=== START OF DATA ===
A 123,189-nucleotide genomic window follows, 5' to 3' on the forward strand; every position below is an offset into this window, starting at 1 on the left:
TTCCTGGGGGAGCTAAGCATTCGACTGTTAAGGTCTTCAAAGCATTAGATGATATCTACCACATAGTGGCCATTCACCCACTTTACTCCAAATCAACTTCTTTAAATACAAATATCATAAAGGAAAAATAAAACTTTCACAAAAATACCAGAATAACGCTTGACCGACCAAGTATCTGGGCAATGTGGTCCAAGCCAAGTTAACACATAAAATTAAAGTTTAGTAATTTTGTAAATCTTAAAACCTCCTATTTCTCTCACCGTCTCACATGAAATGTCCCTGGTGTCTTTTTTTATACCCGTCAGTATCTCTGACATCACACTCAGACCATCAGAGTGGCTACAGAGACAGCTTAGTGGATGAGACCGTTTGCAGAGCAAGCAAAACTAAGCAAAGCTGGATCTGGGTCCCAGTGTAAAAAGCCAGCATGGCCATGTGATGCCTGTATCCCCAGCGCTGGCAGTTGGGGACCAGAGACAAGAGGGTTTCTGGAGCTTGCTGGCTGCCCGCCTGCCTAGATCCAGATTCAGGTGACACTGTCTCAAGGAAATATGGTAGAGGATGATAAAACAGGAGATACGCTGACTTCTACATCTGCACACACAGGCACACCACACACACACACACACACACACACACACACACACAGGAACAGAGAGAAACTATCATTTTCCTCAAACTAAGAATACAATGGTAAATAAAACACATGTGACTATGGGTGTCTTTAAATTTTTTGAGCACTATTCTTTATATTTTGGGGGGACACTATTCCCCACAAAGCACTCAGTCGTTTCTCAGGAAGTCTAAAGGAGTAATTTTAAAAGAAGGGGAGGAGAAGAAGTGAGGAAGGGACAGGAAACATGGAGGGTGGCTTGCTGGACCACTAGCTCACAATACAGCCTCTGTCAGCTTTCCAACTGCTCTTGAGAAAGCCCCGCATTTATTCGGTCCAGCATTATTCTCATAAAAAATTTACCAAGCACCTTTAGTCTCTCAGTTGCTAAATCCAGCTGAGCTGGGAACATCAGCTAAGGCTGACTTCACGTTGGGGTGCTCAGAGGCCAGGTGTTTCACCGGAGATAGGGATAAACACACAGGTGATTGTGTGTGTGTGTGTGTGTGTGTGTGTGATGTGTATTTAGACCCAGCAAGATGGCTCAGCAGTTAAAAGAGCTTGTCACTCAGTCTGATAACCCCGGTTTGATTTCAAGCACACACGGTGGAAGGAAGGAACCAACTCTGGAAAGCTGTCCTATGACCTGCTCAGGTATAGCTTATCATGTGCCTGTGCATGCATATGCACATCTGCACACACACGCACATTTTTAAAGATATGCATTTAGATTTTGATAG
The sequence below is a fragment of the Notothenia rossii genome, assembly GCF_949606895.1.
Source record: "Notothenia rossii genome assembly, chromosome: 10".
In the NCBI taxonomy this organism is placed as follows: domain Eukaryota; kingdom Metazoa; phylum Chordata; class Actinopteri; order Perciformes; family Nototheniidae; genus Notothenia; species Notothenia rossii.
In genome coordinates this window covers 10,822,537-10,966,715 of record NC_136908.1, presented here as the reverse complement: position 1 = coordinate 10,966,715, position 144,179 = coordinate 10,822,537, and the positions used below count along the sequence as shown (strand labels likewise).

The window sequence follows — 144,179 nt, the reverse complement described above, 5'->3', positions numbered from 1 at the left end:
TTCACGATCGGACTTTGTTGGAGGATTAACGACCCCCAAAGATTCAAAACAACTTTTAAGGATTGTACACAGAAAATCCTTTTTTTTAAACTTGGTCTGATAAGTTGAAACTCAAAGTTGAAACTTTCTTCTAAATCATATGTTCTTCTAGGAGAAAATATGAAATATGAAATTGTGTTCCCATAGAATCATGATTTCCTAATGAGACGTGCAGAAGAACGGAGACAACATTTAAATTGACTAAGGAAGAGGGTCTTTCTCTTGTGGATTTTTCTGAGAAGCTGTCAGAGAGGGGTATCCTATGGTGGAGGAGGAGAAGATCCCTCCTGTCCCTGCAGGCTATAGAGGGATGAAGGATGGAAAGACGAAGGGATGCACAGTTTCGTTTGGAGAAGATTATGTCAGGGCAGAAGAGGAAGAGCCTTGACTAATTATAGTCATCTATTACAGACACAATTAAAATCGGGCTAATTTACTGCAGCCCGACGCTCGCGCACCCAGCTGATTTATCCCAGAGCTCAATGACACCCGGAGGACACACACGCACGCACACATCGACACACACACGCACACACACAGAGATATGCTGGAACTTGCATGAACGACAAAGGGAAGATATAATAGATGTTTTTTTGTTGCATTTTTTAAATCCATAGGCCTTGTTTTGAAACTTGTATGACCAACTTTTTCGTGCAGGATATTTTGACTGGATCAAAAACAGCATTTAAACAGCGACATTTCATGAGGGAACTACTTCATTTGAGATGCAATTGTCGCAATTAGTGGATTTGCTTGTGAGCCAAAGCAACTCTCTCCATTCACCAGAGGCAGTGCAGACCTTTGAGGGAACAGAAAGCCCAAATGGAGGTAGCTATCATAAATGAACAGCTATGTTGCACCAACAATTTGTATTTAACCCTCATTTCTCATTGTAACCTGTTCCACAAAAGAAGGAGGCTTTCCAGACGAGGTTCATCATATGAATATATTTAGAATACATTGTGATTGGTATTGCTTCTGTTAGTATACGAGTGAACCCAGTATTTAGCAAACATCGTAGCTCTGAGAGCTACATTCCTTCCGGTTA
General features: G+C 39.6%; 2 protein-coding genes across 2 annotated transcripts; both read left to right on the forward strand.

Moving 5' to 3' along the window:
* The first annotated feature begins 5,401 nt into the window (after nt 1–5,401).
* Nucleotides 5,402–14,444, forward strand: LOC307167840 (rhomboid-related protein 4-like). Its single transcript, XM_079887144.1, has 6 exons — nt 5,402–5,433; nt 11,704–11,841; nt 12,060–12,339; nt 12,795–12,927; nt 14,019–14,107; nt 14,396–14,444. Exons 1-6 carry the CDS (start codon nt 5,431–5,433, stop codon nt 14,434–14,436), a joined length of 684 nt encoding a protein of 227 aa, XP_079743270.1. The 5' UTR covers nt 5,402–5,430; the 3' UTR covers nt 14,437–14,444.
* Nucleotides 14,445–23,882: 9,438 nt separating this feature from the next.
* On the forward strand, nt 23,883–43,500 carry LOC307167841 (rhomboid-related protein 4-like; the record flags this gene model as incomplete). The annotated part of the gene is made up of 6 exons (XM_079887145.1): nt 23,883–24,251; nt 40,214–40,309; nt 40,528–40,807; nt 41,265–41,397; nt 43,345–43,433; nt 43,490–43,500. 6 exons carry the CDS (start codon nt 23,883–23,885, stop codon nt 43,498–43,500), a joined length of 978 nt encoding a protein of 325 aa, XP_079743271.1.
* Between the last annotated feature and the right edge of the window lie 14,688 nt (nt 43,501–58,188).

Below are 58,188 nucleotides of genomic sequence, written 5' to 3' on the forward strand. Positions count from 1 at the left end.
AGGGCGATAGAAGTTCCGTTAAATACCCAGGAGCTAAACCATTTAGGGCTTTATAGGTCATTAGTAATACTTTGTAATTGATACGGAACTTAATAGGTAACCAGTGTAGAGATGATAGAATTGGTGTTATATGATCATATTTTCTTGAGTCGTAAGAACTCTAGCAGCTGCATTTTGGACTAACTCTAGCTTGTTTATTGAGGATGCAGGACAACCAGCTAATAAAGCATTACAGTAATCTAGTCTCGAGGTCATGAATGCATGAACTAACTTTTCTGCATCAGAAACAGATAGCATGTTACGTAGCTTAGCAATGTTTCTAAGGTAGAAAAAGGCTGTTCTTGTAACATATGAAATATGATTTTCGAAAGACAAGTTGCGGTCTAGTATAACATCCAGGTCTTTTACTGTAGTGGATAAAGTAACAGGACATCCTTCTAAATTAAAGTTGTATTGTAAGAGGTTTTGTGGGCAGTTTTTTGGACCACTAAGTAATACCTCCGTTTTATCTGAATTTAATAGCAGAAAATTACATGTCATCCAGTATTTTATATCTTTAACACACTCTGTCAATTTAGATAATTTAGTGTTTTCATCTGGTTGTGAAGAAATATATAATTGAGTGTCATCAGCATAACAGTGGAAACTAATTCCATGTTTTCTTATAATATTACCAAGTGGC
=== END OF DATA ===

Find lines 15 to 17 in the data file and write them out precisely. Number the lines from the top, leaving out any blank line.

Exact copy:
* Between the last annotated feature and the right edge of the window lie 14,688 nt (nt 43,501–58,188).

Below are 58,188 nucleotides of genomic sequence, written 5' to 3' on the forward strand. Positions count from 1 at the left end.
AGGGCGATAGAAGTTCCGTTAAATACCCAGGAGCTAAACCATTTAGGGCTTTATAGGTCATTAGTAATACTTTGTAATTGATACGGAACTTAATAGGTAACCAGTGTAGAGATGATAGAATTGGTGTTATATGATCATATTTTCTTGAGTCGTAAGAACTCTAGCAGCTGCATTTTGGACTAACTCTAGCTTGTTTATTGAGGATGCAGGACAACCAGCTAATAAAGCATTACAGTAATCTAGTCTCGAGGTCATGAATGCATGAACTAACTTTTCTGCATCAGAAACAGATAGCATGTTACGTAGCTTAGCAATGTTTCTAAGGTAGAAAAAGGCTGTTCTTGTAACATATGAAATATGATTTTCGAAAGACAAGTTGCGGTCTAGTATAACATCCAGGTCTTTTACTGTAGTGGATAAAGTAACAGGACATCCTTCTAAATTAAAGTTGTATTGTAAGAGGTTTTGTGGGCAGTTTTTTGGACCACTAAGTAATACCTCCGTTTTATCTGAATTTAATAGCAGAAAATTACATGTCATCCAGTATTTTATATCTTTAACACACTCTGTCAATTTAGATAATTTAGTGTTTTCATCTGGTTGTGAAGAAATATATAATTGAGTGTCATCAGCATAACAGTGGAAACTAATTCCATGTTTTCTTATAATATTACCAAGTGGC